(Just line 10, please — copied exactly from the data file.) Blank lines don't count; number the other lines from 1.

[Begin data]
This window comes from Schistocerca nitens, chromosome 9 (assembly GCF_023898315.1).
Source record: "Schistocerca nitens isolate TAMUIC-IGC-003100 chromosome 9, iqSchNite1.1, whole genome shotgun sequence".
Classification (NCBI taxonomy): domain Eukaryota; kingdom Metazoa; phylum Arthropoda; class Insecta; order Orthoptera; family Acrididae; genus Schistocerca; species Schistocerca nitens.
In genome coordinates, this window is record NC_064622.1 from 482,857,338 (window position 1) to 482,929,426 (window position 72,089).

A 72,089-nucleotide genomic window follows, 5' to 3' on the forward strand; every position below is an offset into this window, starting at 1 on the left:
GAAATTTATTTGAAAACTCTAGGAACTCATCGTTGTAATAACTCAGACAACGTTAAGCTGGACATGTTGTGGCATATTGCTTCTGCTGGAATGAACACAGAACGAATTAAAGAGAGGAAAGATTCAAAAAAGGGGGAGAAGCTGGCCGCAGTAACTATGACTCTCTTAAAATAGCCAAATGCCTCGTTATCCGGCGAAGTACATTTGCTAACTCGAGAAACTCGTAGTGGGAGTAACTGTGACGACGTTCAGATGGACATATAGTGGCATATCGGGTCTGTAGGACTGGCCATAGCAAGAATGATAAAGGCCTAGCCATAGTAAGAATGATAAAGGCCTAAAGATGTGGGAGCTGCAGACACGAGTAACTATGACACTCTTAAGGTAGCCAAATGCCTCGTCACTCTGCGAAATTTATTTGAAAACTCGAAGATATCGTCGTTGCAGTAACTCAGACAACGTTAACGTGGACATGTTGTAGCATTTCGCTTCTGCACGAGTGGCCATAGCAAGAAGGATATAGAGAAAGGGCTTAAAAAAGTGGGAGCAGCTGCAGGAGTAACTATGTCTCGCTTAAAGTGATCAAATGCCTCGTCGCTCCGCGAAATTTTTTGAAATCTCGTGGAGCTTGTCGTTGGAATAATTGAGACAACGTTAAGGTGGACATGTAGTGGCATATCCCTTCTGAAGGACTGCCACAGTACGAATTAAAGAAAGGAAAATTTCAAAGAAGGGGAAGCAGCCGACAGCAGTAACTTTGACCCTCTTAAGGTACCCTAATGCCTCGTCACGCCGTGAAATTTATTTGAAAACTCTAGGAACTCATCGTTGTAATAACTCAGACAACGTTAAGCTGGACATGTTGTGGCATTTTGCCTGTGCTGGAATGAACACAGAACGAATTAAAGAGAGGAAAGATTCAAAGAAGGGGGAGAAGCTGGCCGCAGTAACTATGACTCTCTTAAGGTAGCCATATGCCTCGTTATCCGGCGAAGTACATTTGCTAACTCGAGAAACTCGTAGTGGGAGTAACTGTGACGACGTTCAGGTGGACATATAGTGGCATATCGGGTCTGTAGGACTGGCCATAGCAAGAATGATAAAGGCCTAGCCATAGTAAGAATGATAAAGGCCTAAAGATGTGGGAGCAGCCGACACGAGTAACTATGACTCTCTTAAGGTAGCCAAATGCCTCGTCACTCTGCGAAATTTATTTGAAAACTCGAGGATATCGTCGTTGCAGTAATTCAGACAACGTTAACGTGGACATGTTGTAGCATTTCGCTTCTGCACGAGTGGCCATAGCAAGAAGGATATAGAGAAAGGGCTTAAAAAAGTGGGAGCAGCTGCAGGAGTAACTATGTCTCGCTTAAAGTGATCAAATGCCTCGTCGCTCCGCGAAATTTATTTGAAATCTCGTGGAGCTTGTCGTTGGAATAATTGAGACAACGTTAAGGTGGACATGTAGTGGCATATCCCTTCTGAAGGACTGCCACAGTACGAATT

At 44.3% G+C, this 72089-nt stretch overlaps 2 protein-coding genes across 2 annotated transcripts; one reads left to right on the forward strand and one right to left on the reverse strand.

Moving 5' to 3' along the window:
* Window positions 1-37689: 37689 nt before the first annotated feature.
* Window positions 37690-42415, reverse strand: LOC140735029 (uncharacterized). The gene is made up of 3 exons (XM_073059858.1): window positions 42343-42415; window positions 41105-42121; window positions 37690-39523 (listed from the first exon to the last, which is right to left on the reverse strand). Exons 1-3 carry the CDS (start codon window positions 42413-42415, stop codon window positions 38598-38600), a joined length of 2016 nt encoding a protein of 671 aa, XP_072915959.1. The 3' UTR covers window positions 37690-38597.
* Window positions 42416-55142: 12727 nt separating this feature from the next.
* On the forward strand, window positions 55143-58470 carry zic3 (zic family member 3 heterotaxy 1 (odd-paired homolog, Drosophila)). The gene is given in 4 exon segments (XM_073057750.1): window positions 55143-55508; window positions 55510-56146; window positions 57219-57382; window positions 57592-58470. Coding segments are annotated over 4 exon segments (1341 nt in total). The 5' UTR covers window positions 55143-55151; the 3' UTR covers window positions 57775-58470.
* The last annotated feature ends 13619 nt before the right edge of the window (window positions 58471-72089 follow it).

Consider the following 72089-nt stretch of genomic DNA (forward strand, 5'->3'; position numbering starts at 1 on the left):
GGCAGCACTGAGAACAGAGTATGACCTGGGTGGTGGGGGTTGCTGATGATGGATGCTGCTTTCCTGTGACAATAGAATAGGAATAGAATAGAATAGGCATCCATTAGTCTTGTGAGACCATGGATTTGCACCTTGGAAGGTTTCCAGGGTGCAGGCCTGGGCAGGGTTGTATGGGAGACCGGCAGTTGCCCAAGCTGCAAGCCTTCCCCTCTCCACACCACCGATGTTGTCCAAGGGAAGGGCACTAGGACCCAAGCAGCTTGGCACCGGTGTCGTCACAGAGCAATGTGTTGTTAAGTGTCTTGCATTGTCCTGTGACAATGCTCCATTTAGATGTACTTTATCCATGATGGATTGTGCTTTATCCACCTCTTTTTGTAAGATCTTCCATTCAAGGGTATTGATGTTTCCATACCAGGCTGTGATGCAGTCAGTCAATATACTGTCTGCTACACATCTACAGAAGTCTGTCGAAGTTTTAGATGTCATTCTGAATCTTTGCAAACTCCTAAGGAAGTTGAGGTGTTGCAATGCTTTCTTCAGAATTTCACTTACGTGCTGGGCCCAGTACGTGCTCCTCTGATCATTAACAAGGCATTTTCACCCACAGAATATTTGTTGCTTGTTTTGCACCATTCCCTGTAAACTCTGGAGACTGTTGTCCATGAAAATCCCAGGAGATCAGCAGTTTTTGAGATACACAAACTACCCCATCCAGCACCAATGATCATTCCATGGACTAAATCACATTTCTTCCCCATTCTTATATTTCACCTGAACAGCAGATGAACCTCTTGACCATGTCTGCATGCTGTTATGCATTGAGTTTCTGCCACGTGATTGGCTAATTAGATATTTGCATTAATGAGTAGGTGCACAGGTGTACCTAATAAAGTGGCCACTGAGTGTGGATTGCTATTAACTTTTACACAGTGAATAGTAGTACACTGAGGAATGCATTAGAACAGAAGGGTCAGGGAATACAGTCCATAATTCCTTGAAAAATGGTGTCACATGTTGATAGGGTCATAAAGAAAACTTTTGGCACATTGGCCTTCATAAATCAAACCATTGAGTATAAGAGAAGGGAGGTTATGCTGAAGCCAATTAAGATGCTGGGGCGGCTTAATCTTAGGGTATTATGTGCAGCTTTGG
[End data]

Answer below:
* Window positions 37690-42415, reverse strand: LOC140735029 (uncharacterized). The gene is made up of 3 exons (XM_073059858.1): window positions 42343-42415; window positions 41105-42121; window positions 37690-39523 (listed from the first exon to the last, which is right to left on the reverse strand). Exons 1-3 carry the CDS (start codon window positions 42413-42415, stop codon window positions 38598-38600), a joined length of 2016 nt encoding a protein of 671 aa, XP_072915959.1. The 3' UTR covers window positions 37690-38597.